California Educator

April / May 2019

Issue link:

Contents of this Issue


Page 22 of 73

E V E N O N H I S best days, Joey Hocter wasn't healthy enough to attend regular school. So he received instruc- tion two or three days a week from Gianna Alexander, a home-hospital teacher who makes house calls to severely ill students. On a good day, Joey sat in his wheelchair by the door, eagerly awaiting a visit from Alexander, who spent a few hours with him each time. However, there were bad days when he couldn't get out of bed. at's when Alexander provided instruction at his bedside. Alexander is a member of the Liberty Educa- tion Association, a school site representative for Heritage High School and a State Council representative. For more than 14 years, she has been a special education teacher for students with mild to severe disabilities at three school sites in Brentwood: Gateway Adult Transition Program, Liberty High and Heritage High. She has also been a home-hospital teacher for the same number of years, teaching severely ill students in their homes after the school day ends. "Gianna is wonderful," says Debra Hocter, Joey's mother. "He couldn't wait for her to visit." Joey has spastic cerebral palsy and cognitive delay, and is a quadri- plegic. He attended public school for many years, but after numerous illnesses and surgeries, his immune system became compromised, so homeschooling was required. Even though she has the word "hospital" in her job title, Alexander seldom teaches students who are hospitalized, because they are too ill to process instruction during their stay. Often her students are in and out of the hospital; sometimes they get well enough to return to school. Alexander has been Joey's teacher since he was 17, and she is considered a member of the Hocter family. On his 22nd birthday, Joey "aged out" of home- hospital teacher services, which he received through Liberty Union High School District in Brentwood . He now receives services from an adult homeschool community- based program for adults with special needs living in Contra Costa County. Joey worried he wouldn't see Alexander after he aged out. ough she's no longer his teacher, Gianna Alexander leads a geography lesson with Joey Hocter. Inset photo: Alexander strengthens Joey's connection to the outside world. House Calls Gianna Alexander's visits to extremely ill students make a difference By Sherry Posnick-Goodwin Photos by Scott Buschman 21 A P R I L / M AY 2 019 M E M B E R P R O F I L E S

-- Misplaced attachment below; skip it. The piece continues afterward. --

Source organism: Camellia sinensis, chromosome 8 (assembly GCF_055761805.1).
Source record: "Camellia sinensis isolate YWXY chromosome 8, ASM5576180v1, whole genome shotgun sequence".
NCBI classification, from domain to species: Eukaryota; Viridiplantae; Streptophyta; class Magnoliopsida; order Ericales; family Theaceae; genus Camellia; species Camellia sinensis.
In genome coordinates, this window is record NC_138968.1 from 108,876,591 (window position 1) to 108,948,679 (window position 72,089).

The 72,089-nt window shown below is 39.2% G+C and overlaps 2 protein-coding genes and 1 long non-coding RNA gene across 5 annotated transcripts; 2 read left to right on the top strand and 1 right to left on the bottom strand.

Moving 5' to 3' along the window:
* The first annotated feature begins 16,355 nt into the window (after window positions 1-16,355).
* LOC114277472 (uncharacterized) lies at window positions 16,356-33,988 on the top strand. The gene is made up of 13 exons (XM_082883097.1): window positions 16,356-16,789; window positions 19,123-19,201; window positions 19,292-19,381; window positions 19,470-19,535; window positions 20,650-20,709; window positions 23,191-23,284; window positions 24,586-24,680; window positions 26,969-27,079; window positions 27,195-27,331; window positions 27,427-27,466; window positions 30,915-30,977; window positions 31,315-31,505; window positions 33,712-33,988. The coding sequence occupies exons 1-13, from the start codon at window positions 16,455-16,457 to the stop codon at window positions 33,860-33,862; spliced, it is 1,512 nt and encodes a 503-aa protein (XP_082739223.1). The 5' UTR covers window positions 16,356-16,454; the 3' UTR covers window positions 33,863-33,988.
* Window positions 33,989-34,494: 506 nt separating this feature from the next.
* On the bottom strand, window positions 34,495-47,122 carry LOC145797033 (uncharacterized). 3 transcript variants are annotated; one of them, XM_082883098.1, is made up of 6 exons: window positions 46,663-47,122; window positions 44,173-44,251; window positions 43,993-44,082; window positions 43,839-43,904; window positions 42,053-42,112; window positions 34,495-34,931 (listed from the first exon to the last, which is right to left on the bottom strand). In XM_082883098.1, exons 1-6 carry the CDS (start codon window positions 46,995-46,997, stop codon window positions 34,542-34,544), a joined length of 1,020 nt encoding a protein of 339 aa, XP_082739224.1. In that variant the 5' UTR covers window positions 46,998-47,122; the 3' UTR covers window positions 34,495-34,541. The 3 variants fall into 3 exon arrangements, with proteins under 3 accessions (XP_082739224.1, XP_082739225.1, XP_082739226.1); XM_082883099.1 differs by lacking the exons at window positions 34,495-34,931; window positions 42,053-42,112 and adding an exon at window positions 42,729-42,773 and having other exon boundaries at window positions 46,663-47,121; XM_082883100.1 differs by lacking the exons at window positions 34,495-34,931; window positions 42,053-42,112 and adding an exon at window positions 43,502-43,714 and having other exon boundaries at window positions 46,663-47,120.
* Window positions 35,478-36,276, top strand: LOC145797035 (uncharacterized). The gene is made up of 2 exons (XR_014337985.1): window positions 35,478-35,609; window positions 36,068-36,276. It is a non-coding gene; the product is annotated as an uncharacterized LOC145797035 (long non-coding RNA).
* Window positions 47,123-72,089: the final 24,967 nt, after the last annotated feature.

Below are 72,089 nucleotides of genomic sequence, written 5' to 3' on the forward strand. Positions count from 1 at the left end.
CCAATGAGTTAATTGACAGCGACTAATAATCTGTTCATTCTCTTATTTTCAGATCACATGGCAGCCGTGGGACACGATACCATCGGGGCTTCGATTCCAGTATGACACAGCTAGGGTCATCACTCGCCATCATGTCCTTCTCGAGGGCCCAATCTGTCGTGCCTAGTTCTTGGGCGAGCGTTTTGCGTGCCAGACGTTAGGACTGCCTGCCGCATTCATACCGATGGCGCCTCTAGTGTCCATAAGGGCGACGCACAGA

Articles in this issue

Archives of this issue

view archives of California Educator - April / May 2019